On January 9, 2013 the Federal Trade Commission (“FTC”) announced enforcement actions against nine automobile dealerships over allegations of deceptive and unfair trade practices. The FTC alleged that these dealers violated the FTC Act, which prohibits businesses from making false or misleading statements regarding products and services. The complaints filed by the FTC also included allegations that the dealers violated the Consumer Leasing Act and the Truth in Lending Act by failing to disclose fees, interest rates, and other credit related terms.
Of particular interest is the FTC’s complaint involving a dealer’s advertisement of a purchase price reduced by a down payment. For example, the dealership advertised a 2008 Chevrolet Tahoe for $17,995 and included in the disclosure that the price was “after $5000 down.” Even though the advertisement disclosed that the price was conditioned upon the consumer making a down payment of $5000, the FTC alleged that the advertisement was deceptive because the vehicles “are not available for purchase at the prices prominently advertised” since consumers “must pay an additional $5000 to purchase the advertised vehicle.” Based on anecdotal observation, this practice is far more common than many dealers may believe.
Dealers should closely review their own advertisements to see whether they may be deemed deceptive. If you have advertisements that show a price contingent upon making a down payment, you should avoid making these kinds of offers. If you advertise lease or installment payments, you must make sure that you properly disclose any “trigger terms,” such as APR, duration of the loan, and any additional fees associated with the purchase or lease. Payments that are “No Money Down” must really be no money down. If the consumer must pay more to obtain the advertised payment or price, then the offer may be deceptive.
The Occupational Safety & Health Administration (“OSHA”) recently approved changes to how whistleblowers may file complaints against firms who violate any of twenty-two statutes related to safety and pollution. Previously, whistleblowers could only file complaints by writing to OSHA, calling a hotline, or calling an OSHA regional office. Now, whistleblowers can file complaints online, by using a simple form, which includes descriptions of allegedly retaliatory acts by the business. This seemingly minor change to modernize OSHA’s processes may have dramatic effects on businesses that must comply with OSHA regulations. By simplifying the filing process, many predict that the volume of whistleblower claims will grow dramatically.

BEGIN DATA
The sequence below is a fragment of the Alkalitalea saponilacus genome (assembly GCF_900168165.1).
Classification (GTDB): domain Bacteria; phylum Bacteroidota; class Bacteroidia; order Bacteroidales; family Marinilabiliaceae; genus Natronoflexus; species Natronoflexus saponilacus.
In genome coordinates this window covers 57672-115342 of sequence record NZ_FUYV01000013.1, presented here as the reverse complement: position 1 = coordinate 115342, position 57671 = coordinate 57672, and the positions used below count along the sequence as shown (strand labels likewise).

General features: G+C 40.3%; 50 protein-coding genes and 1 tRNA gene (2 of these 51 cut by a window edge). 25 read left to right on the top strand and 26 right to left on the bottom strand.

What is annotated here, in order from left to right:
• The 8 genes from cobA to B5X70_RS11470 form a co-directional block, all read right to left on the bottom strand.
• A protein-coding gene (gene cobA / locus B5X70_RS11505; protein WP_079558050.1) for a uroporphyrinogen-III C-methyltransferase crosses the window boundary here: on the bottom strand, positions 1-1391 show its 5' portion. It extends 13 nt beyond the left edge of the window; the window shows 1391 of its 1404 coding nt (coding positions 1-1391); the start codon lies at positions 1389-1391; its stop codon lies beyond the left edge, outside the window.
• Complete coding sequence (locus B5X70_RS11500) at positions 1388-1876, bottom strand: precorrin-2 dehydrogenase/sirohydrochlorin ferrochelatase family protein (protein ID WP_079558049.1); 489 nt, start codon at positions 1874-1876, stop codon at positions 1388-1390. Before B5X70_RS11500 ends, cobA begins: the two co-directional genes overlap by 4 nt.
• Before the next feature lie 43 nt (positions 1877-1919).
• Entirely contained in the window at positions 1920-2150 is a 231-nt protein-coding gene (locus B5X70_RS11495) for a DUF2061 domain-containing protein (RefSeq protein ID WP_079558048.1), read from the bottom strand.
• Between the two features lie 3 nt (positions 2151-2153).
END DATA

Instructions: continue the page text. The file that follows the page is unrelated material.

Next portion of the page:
How may this affect your business? Now that your employees can file claims online, they may be more likely to notify OSHA of potential violations than they were before. Therefore, you should consider revising your own internal processes regarding OSHA complaints to include these changes and the possibility of additional complaints filed against your business. Your supervisors should know how to respond if employees raise a complaint, and how they should respond to employees who actually file complaints. Even if the employee does not contact OSHA, you should proactively investigate any safety complaints. By actively investigating complaints, you decrease the likelihood of the employee seeking outside counsel because you do not seem interested in rectifying a safety concern. Make sure that your employees are current on all OSHA training requirements and safety regulations, and that the standards required by OSHA are followed. Taking these steps will help you identify and address potential OSHA violations, rectify safety concerns, and respond to employee complaints promptly.
Recently the Federal Communication Commission (“FCC”) enacted new rules and regulations related to the Telephone Consumer Protection Act (“TCPA”), which regulates how companies may contact consumers by telephone. TCPA prohibits companies from contacting consumers via automated dialing systems, either by text or by telephone, without prior express consent of the party called. These rules, effective October 16, 2013, significantly change what constitutes prior express consent.
TCPA now requires firms to obtain prior written consent for auto-dialed marketing or advertising calls and text messages. Acceptable written consent must include clear and conspicuous disclosures that the consumer consents to receiving auto-dialed calls or text messages, including pre-recorded messages, on behalf of a specific seller, and clear and unambiguous acknowledgement that the consumer consents to receive such calls and text messages at the number provided. The company cannot condition the sale of goods or services on the consumer consenting to receive auto-dialed marketing or advertising calls, and the caller bears the burden of demonstrating the consumer consented to the contact. An “opt-in” text reply alone may not meet the new prior written consent required by TCPA. These revisions apply retroactively, so any companies that have received consent prior to the enactment of these new rules will likely have to obtain consent from the consumer again.